Knee-jerk reactions are dangerous things. The pummelling for risk-on asset classes generally and equities in particular that we saw post-Brexit serve as a timely reminder and potential template for a Trump White House.
But what does this mean for the commodity markets and oil in particular?
If the dollar is selling off -- and at the time of writing it is selling off -- then the inverse relationship with commodities would very often mean a bid under the price of Brent, WTI et al.
However, an overriding factor is obviously the global uncertainty that a Trump victory would create for policymakers everywhere. And OPEC is the world's biggest oil market policymaker.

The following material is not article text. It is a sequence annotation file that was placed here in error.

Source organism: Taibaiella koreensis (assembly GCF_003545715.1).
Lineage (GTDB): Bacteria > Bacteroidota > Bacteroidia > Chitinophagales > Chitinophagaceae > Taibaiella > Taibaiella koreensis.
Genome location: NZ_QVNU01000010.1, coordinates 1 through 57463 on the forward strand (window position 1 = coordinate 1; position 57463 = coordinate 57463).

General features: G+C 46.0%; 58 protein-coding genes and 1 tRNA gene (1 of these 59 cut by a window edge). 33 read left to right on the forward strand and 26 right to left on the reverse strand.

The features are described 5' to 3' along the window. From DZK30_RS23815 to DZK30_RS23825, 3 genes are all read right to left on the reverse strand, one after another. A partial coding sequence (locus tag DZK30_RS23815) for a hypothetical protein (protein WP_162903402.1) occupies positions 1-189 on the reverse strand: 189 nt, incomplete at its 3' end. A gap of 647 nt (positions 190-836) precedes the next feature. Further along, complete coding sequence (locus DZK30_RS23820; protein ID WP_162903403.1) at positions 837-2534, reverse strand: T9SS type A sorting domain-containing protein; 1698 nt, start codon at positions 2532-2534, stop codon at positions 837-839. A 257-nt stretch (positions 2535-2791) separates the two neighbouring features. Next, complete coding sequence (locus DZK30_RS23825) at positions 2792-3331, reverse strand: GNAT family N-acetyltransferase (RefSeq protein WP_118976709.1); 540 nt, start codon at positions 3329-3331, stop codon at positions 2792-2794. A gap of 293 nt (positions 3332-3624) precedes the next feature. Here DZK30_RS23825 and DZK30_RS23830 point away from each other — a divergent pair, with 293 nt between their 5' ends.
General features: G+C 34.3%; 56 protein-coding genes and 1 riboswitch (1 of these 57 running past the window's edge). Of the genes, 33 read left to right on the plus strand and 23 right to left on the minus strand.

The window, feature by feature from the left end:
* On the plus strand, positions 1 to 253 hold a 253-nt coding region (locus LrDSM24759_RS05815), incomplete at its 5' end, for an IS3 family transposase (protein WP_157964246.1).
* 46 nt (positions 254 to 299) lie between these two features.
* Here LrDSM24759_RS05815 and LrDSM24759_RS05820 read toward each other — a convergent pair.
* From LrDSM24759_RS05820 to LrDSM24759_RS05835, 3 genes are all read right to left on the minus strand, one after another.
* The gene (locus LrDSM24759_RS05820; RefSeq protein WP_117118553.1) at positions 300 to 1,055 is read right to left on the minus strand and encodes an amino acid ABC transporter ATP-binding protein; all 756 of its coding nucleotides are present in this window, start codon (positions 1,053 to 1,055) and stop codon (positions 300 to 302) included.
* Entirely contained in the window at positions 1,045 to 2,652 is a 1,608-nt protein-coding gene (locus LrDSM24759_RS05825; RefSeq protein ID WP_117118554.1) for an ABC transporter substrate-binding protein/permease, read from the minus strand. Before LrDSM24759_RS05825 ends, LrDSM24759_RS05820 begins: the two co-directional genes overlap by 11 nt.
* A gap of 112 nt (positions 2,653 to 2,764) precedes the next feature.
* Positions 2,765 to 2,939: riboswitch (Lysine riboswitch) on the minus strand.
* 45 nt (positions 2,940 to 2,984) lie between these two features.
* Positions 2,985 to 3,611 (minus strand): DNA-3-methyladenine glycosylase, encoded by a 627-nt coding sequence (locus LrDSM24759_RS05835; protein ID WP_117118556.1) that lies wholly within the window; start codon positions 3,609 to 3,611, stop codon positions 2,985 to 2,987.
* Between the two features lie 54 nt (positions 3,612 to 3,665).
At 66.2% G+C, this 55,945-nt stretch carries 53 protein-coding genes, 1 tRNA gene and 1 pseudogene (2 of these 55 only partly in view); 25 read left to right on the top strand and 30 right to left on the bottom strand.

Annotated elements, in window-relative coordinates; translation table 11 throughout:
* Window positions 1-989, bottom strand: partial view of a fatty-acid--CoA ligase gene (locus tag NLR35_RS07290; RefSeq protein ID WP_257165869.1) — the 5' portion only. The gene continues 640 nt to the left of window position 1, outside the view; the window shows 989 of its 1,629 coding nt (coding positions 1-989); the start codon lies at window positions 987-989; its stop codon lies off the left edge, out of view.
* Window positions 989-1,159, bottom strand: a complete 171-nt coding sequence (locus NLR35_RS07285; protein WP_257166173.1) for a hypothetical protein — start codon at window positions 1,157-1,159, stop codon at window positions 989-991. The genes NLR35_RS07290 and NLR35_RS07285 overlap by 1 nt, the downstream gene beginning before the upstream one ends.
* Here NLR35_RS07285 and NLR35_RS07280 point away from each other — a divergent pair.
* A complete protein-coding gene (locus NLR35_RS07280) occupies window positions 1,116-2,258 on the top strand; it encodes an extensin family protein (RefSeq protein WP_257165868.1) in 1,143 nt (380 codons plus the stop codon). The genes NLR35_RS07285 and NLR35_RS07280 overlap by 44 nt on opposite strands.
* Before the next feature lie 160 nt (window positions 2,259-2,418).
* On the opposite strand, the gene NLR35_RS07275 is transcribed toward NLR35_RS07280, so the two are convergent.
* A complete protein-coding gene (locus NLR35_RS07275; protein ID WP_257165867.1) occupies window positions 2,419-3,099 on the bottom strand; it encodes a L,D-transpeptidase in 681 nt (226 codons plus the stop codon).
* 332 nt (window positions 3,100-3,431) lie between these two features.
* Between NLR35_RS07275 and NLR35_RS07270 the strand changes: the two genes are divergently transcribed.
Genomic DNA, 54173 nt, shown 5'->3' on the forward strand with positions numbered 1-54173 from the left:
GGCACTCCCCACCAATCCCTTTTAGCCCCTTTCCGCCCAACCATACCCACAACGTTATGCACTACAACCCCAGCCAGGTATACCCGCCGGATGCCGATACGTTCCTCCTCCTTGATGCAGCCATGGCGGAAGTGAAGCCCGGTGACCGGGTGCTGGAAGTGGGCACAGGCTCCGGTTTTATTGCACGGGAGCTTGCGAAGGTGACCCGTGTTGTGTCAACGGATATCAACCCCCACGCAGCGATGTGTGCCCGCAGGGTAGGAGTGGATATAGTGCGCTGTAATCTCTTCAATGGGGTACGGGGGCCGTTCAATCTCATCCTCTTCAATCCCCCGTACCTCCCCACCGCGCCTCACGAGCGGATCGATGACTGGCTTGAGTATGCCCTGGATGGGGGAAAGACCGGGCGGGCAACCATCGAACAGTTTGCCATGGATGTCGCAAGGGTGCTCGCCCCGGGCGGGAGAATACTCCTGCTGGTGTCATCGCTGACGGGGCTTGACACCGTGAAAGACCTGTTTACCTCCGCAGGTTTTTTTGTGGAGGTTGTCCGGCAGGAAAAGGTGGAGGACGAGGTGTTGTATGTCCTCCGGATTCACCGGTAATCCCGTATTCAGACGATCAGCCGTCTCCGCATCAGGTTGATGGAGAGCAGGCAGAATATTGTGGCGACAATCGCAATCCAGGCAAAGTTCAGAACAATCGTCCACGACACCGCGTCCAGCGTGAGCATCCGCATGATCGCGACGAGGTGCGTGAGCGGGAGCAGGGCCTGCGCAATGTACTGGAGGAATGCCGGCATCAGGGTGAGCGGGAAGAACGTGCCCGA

For OPEC to try and reign in production was always going to be a tough task but could a Trump victory make the task more difficult?
Think about it. Oil is currently selling off. At this moment, WTI is now below its 200-day moving average at $43.37. The positivity in the price surrounding the framework for an oil production cut from Algiers has already evaporated in the market as traders decide that they want to see the proof in the pudding at the OPEC meeting in late November. The verbal intervention, like so many in the central banking world before now, hasn't worked. Investors want cold, hard cuts before going long it seems.
Now, back to Trump implications for the oil market.